Tooele Transcript Bulletin – News in Tooele, Utah

November 2, 2021
Midvalley Highway done, what’s next?

The first phase of the Midvalley Highway opened early on Saturday morning. The new 4.5 mile highway departs from I-80 about five miles west of exit 99 at Lake Point and ends up at state Route 138 and Sheep Lane. The highway is designed to carry traffic to Grantsville as well as west Erda and maybe even the west side of Tooele City. 

Trucks headed for the Peterson and Ninigret Industrial Deports will use the new road along with future traffic for Josh Romney’s Lakeview Business Park. Traffic engineers with the Utah Department of Transportation claim the new highway will significantly reduce congestion at exit 99 and along state Route 36 through Lake Point.

We hope they are right.

Local leaders including the Chamber of Commerce, County Commissioners, and state Legislators are commended for their part in making the long awaited highway a reality.

But the Midvalley Highway is just the beginning of improved transportation infrastructure to help the county and its citizens accommodate growth — growth that has already happened and growth that is yet to come.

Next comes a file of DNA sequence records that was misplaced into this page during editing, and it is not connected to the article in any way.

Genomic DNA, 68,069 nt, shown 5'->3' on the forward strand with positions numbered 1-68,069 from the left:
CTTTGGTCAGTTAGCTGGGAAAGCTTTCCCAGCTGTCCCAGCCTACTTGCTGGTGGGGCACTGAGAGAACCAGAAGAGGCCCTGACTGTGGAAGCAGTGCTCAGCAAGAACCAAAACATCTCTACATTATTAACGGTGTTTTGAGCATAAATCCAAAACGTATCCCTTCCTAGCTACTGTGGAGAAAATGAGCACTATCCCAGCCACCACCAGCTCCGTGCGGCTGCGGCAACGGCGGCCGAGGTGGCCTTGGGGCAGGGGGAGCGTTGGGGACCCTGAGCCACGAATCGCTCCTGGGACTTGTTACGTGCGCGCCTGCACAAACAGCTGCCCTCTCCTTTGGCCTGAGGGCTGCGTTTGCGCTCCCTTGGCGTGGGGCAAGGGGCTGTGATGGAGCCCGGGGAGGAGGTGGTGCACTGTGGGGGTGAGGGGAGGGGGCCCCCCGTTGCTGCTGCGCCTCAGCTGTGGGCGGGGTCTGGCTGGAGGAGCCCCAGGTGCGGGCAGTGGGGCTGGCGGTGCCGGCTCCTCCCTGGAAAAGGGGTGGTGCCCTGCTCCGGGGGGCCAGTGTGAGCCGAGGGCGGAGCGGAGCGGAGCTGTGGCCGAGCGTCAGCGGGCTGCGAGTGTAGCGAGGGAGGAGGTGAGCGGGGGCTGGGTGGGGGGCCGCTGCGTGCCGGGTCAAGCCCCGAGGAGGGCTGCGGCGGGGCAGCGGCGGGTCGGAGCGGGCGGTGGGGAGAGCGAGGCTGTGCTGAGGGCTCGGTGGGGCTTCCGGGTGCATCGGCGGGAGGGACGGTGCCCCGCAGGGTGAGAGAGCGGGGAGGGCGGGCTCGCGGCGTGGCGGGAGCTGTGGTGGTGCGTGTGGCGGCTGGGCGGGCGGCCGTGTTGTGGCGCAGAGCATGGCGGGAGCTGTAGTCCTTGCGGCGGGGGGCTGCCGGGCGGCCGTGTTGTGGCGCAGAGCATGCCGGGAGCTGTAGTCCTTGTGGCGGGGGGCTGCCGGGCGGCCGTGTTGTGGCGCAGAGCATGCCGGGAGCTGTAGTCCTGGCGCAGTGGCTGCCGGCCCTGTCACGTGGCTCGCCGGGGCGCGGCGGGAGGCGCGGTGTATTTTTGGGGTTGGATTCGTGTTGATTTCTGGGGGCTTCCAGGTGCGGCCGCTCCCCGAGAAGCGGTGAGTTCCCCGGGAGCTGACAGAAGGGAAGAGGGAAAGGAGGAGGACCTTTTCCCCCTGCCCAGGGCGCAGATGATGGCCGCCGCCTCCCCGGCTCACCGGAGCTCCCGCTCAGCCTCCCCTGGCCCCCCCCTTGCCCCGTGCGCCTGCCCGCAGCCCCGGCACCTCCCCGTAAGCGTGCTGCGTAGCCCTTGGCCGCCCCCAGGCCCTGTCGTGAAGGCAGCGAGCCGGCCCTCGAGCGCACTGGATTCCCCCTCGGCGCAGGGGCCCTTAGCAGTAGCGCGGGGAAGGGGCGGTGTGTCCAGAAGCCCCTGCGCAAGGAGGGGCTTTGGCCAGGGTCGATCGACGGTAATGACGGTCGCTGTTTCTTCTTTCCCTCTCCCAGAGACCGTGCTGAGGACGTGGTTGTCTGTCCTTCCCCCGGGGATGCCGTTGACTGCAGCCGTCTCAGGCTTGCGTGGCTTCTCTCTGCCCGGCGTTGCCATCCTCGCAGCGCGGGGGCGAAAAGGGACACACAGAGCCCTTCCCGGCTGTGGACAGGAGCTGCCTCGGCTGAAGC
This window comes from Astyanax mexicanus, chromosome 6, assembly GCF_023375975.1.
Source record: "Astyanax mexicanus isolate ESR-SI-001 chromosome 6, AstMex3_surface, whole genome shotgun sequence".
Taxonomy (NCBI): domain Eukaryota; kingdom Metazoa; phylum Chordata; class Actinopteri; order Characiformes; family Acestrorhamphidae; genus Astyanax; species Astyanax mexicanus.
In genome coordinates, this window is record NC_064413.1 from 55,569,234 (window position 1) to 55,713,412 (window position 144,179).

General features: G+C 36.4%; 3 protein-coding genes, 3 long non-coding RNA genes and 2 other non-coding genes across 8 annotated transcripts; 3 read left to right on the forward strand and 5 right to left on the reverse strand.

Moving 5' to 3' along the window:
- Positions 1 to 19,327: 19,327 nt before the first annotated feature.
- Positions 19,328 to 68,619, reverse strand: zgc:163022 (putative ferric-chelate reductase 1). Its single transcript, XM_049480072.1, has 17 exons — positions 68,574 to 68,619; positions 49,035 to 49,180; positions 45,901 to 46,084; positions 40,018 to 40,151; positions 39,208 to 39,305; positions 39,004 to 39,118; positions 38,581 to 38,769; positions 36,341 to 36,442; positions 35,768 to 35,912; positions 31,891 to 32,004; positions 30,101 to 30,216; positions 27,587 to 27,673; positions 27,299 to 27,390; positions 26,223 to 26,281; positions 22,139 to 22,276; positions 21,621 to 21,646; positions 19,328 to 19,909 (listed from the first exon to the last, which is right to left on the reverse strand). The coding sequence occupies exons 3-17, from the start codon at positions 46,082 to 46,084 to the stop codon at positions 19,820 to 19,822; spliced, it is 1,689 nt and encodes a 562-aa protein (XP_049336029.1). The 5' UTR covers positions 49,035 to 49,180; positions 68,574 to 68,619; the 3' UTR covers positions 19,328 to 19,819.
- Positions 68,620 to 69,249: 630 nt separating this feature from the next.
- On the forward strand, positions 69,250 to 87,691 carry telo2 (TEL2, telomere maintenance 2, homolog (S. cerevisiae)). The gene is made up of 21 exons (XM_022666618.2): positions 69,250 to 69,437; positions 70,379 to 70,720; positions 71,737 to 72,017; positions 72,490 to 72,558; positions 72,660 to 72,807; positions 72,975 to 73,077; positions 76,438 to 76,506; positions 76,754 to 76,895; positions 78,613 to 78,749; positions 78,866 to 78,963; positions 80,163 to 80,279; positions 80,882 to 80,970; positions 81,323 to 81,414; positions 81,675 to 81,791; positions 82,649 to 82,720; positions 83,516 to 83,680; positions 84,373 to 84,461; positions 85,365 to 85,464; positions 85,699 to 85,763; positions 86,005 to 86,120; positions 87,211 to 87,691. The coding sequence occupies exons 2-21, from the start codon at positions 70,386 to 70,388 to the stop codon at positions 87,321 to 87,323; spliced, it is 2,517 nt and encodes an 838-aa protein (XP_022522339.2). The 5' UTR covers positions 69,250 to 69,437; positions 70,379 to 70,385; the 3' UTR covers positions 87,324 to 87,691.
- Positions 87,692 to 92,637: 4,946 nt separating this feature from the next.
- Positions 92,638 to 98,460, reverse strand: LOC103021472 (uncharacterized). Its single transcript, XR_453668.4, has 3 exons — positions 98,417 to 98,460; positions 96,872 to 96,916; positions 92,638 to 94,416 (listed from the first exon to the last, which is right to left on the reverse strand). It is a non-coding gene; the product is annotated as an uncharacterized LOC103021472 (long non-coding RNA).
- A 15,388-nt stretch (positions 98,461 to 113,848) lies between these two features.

Tooele County needs to step up and initiate their proposed extension of Village Boulevard to reach the Midvalley Highway to offer a second route out of Stansbury Park. 

UDOT needs to make sure plans for the Interstate 80 eastbound auxiliary lane from SR-36 to SR-201 and the SR-201 to SR-36 extension become a reality — soon.

Traffic on the Midvalley HIghway needs to be watched and a second lane added in each direction when the traffic warrants them. We’re told funding wasn’t available for the additional lanes initially and one lane each way was better than nothing.

The additional phases for the Midvalley Highway are currently being studied and also need to be completed in the not distant future.

Yes, there are other areas in the state that are experiencing growth and have congested traffic that are competing for state transportation dollars. But we expect our local leaders to stick to their guns and lobby hard for other transportation projects for our county, just as they did for the Midvalley Highway.

As long as Tooele County is being used as a reservoir of workers to fill the needs for the state’s economic engine along the Wasatch Front, moving those workers in and out of the county in a safe and timely manner remains a financial obligation of the state.

Sure, local economic development, if planned to target the kind of jobs people are leaving the county for, can help ease the burden caused by people leaving the county during the day, but the reality is we need to continue to look at better ways to move people in and out of the county.

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